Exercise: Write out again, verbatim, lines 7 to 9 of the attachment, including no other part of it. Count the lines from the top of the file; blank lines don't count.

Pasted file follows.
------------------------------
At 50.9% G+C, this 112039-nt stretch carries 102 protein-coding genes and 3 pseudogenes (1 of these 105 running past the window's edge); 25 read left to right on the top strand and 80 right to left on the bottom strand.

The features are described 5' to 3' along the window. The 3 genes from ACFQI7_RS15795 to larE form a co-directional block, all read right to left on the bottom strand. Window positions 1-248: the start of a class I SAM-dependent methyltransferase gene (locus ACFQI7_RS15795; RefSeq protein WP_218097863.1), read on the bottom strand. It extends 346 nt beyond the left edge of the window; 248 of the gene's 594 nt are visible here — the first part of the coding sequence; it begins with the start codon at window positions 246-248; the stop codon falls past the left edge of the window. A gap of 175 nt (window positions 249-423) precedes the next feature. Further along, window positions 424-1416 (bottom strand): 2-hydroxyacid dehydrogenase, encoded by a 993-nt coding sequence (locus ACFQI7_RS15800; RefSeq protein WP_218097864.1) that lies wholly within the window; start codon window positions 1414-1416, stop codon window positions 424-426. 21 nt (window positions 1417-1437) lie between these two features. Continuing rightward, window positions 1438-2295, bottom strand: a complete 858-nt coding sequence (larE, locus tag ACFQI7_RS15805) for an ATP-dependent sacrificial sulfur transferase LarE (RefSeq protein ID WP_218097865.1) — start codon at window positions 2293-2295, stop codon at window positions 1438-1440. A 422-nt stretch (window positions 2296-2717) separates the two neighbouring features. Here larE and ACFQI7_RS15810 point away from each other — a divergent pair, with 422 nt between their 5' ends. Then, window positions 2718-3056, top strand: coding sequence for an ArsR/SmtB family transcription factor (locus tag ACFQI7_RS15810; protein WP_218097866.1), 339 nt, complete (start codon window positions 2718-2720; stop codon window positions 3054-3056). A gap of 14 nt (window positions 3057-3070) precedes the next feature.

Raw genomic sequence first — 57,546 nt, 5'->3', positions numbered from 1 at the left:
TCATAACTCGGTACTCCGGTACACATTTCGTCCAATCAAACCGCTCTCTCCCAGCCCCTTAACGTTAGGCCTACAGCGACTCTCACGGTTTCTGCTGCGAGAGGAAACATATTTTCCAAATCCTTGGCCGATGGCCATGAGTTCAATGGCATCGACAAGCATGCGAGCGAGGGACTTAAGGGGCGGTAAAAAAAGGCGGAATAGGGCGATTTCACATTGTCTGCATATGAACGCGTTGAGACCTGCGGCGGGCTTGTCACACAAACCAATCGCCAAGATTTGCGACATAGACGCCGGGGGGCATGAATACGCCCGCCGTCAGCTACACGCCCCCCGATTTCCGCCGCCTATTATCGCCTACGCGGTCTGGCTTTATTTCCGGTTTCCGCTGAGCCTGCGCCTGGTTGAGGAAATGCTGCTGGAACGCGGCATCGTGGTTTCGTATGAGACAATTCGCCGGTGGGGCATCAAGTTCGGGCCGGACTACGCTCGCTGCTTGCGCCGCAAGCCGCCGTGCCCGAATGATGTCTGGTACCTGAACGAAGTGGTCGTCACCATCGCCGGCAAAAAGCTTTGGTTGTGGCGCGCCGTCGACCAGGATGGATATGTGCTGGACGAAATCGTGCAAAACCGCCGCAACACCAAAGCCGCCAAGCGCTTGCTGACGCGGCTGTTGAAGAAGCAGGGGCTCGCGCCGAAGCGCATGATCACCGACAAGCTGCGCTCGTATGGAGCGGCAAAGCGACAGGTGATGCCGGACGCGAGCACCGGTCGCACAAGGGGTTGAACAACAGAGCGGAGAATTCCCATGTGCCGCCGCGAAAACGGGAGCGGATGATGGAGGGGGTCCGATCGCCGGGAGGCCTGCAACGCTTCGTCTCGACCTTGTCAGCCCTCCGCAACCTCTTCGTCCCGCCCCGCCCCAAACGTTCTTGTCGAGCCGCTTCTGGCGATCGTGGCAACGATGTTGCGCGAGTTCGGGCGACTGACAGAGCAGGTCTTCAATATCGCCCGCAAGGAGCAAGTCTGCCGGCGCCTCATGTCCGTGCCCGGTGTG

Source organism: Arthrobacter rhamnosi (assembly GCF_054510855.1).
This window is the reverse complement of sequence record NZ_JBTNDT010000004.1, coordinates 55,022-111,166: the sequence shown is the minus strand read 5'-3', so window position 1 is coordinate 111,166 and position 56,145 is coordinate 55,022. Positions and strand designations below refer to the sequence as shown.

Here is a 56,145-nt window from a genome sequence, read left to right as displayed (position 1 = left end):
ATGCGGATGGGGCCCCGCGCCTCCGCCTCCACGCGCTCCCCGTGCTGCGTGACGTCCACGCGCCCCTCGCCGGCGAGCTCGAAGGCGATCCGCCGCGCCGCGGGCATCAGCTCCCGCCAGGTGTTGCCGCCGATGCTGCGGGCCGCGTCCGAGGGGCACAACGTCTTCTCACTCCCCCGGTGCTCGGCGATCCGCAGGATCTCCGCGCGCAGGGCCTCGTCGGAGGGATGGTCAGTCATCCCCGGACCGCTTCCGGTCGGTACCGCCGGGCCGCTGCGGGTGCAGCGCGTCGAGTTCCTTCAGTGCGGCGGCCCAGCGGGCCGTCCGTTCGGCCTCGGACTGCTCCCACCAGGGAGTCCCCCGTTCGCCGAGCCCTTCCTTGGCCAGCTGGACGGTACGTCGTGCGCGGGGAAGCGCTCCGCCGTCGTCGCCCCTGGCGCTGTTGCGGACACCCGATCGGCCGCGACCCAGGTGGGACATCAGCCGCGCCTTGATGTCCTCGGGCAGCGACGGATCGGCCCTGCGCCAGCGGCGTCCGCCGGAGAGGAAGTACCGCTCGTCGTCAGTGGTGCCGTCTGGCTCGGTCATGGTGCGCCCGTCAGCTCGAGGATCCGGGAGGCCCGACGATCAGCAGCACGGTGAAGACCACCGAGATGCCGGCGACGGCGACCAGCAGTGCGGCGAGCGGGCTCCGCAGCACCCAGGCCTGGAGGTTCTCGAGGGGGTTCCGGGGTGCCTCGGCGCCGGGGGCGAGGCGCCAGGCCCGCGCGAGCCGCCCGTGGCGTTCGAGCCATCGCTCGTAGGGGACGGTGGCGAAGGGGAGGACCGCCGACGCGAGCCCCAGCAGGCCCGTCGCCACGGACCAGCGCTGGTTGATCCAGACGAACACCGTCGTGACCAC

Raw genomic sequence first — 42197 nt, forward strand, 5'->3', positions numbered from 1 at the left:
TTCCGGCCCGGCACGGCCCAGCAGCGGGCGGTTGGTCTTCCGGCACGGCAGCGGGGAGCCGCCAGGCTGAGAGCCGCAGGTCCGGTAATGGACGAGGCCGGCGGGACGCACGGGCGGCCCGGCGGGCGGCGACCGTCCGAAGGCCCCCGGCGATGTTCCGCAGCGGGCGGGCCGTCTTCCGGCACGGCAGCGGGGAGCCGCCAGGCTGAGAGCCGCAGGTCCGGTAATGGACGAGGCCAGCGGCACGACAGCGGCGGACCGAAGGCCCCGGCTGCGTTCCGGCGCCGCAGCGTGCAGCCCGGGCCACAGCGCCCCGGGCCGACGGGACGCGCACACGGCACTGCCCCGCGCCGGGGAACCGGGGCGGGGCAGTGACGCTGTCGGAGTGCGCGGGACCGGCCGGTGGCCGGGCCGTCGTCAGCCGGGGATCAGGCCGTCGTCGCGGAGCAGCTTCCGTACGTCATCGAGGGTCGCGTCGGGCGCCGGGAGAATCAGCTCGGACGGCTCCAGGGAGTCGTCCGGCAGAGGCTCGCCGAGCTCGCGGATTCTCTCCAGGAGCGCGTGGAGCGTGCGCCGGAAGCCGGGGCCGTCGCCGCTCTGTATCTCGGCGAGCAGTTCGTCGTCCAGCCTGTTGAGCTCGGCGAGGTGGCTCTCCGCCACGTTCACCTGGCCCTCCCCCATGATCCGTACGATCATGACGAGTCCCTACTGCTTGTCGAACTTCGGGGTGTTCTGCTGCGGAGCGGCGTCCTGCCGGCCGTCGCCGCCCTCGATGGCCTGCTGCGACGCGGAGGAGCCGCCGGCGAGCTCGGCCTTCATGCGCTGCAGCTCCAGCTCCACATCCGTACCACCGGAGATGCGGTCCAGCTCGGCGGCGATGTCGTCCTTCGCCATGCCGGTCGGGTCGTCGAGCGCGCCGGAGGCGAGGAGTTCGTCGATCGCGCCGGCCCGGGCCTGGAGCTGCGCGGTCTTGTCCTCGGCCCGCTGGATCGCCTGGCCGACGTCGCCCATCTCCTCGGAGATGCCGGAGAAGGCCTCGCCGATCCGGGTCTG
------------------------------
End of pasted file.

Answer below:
Here is a 56,145-nt window from a genome sequence, read left to right as displayed (position 1 = left end):
ATGCGGATGGGGCCCCGCGCCTCCGCCTCCACGCGCTCCCCGTGCTGCGTGACGTCCACGCGCCCCTCGCCGGCGAGCTCGAAGGCGATCCGCCGCGCCGCGGGCATCAGCTCCCGCCAGGTGTTGCCGCCGATGCTGCGGGCCGCGTCCGAGGGGCACAACGTCTTCTCACTCCCCCGGTGCTCGGCGATCCGCAGGATCTCCGCGCGCAGGGCCTCGTCGGAGGGATGGTCAGTCATCCCCGGACCGCTTCCGGTCGGTACCGCCGGGCCGCTGCGGGTGCAGCGCGTCGAGTTCCTTCAGTGCGGCGGCCCAGCGGGCCGTCCGTTCGGCCTCGGACTGCTCCCACCAGGGAGTCCCCCGTTCGCCGAGCCCTTCCTTGGCCAGCTGGACGGTACGTCGTGCGCGGGGAAGCGCTCCGCCGTCGTCGCCCCTGGCGCTGTTGCGGACACCCGATCGGCCGCGACCCAGGTGGGACATCAGCCGCGCCTTGATGTCCTCGGGCAGCGACGGATCGGCCCTGCGCCAGCGGCGTCCGCCGGAGAGGAAGTACCGCTCGTCGTCAGTGGTGCCGTCTGGCTCGGTCATGGTGCGCCCGTCAGCTCGAGGATCCGGGAGGCCCGACGATCAGCAGCACGGTGAAGACCACCGAGATGCCGGCGACGGCGACCAGCAGTGCGGCGAGCGGGCTCCGCAGCACCCAGGCCTGGAGGTTCTCGAGGGGGTTCCGGGGTGCCTCGGCGCCGGGGGCGAGGCGCCAGGCCCGCGCGAGCCGCCCGTGGCGTTCGAGCCATCGCTCGTAGGGGACGGTGGCGAAGGGGAGGACCGCCGACGCGAGCCCCAGCAGGCCCGTCGCCACGGACCAGCGCTGGTTGATCCAGACGAACACCGTCGTGACCAC

Raw genomic sequence first — 42197 nt, forward strand, 5'->3', positions numbered from 1 at the left: